A vocal coach in Montgomery County was ordered Monday to serve 18 months in prison after he was convicted of sexually abusing a 12-year-old student.
Timothy Ballard was convicted of one count of sexual abuse of a minor last fall.
The victim, now a teenager, came forward last year and said that he was abused in Ballard's basement music studio at a home on Ramsdell Terrace in Gaithersburg.
In Montgomery County Circuit Court Monday, Judge Michael Mason sentenced Ballard to 25 years with all but 18 months suspended. Ballard will serve five years of probation after his release and has promised to leave the area.
"He did this to my son, and I think what is happening to him is what he deserves," the victim's father told News4.
He was also ordered to undergo a psychiatric evaluation, to register as a sex offender, and to stay away from his victim and other adolescents, reported News4's Chris Gordon.
According to court documents, Ballard abused the 12-year-old student multiple times in 2008. The victim told authorities that Ballard told him that he was bisexual and could help the victim figure out who he was, according to the documents.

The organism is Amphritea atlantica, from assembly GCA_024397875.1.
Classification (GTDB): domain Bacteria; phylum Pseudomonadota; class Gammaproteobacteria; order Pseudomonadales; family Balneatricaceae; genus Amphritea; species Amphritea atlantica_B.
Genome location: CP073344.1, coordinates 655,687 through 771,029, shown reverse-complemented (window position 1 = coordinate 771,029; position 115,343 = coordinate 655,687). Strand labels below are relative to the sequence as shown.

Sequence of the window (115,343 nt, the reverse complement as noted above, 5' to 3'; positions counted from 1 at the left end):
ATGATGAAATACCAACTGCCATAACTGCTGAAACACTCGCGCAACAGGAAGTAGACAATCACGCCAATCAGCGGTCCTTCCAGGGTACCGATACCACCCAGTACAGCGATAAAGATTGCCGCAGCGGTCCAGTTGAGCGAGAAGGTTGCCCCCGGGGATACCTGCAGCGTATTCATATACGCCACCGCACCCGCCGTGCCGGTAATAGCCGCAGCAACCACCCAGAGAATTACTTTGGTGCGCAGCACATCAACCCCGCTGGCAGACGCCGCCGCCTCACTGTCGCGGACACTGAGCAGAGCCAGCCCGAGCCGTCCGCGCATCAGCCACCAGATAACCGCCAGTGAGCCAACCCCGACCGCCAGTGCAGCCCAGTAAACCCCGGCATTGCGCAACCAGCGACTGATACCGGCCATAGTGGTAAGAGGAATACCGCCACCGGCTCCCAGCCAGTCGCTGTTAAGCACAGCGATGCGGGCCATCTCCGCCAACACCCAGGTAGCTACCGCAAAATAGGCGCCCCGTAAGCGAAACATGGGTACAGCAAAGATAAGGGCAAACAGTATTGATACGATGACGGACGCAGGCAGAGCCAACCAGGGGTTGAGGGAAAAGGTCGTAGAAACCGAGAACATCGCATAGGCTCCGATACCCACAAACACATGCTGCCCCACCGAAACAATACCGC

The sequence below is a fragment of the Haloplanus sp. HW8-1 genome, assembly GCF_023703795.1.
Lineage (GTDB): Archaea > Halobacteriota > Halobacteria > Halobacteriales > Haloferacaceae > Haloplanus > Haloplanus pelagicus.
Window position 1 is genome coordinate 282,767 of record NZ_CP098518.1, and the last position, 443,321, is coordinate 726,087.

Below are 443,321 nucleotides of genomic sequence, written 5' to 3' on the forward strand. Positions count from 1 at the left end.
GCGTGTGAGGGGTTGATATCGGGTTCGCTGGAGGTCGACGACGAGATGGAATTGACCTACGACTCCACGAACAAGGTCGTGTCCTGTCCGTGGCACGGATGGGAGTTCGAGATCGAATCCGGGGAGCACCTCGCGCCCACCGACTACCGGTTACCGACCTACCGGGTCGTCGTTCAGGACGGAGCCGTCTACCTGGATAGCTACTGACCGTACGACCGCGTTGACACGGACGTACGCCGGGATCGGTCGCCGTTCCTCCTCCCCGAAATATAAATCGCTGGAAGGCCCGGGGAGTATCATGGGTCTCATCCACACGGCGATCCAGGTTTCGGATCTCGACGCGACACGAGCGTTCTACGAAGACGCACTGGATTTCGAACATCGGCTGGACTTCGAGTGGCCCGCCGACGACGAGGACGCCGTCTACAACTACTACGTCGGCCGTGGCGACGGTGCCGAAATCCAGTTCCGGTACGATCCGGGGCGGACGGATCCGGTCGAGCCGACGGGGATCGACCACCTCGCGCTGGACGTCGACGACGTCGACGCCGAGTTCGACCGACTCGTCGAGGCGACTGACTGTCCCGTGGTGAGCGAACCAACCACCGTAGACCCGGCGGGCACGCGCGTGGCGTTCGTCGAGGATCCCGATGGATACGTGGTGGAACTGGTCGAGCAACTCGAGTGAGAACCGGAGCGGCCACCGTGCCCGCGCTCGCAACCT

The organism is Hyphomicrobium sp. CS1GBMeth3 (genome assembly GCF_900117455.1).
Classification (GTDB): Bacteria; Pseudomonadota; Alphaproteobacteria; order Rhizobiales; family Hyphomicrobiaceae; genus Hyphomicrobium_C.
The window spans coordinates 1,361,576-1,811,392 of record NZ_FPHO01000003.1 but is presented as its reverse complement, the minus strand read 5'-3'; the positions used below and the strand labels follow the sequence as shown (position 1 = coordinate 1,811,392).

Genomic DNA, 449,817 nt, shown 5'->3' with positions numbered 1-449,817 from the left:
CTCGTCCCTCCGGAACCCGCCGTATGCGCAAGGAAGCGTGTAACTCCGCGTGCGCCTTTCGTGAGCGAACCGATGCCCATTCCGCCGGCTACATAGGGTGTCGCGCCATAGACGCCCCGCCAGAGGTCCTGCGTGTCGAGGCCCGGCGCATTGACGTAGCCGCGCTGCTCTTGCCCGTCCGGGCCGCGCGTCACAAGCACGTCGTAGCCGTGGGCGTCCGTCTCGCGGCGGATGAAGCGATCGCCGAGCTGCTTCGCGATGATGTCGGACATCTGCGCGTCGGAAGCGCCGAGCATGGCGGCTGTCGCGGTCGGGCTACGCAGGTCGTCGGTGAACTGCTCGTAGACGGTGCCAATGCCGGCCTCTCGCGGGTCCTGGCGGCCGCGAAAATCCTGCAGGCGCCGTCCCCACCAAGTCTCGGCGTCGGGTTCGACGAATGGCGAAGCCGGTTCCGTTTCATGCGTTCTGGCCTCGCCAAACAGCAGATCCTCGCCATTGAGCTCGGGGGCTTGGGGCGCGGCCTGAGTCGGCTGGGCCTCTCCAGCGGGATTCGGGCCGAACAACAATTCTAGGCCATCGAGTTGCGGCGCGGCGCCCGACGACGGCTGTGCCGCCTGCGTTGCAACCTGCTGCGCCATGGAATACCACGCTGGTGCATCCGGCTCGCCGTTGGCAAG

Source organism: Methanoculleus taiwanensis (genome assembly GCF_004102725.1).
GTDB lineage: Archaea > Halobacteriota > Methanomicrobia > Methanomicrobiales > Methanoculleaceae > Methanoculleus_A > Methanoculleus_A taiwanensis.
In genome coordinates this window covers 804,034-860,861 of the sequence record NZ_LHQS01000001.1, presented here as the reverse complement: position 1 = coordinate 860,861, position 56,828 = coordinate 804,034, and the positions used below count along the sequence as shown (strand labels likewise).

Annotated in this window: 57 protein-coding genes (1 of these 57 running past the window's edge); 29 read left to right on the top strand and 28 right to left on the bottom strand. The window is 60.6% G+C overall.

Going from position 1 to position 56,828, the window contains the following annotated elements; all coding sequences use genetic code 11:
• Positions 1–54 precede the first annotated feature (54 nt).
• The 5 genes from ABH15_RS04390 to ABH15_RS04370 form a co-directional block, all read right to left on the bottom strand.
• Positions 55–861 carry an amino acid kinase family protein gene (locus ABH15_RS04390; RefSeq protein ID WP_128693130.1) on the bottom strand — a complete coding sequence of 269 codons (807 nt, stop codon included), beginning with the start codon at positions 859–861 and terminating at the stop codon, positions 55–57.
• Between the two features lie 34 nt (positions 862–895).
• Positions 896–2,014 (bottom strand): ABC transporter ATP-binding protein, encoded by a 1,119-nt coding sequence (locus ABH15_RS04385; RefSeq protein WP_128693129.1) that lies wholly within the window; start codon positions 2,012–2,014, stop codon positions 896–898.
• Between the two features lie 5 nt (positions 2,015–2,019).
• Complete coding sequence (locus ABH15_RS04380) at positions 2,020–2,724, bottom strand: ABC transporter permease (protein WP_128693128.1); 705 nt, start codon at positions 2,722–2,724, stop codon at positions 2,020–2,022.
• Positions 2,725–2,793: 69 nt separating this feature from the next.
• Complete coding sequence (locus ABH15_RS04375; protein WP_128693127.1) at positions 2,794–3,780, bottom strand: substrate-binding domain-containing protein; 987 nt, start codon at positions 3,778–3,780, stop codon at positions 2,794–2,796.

On at least two occasions, Ballard inappropriately touched and performed a sex act on the victim, the documents said.
The victim's parents were friends of Ballard, and he had been taking lessons with him since he was five.
Although Ballard had faced 25 years in prison, the jury's guidelines were four to nine years. Gordon reports that Judge Mason decided to issue a sentence below the guidelines due to an ambiguity with the jury's ruling.
At issue: Ballard had been accused of five different acts against the boy. The jury made a unanimous finding of abuse, but didn't designate which act they found him guilty of committing.
Ballard told News4's Pat Collins last year that he was innocent, and in court Monday, three people testified that they would trust Ballard with their children.
In addition, more than 20 people submitted letters to the judge in support of Ballard, saying they didn't believe he could have committed the offense. But Judge Mason said he felt that Ballard acted differently with different groups of people, and discounted the letters.
Last fall, the State's Attorney's Office asked for any other possible victims to come forward.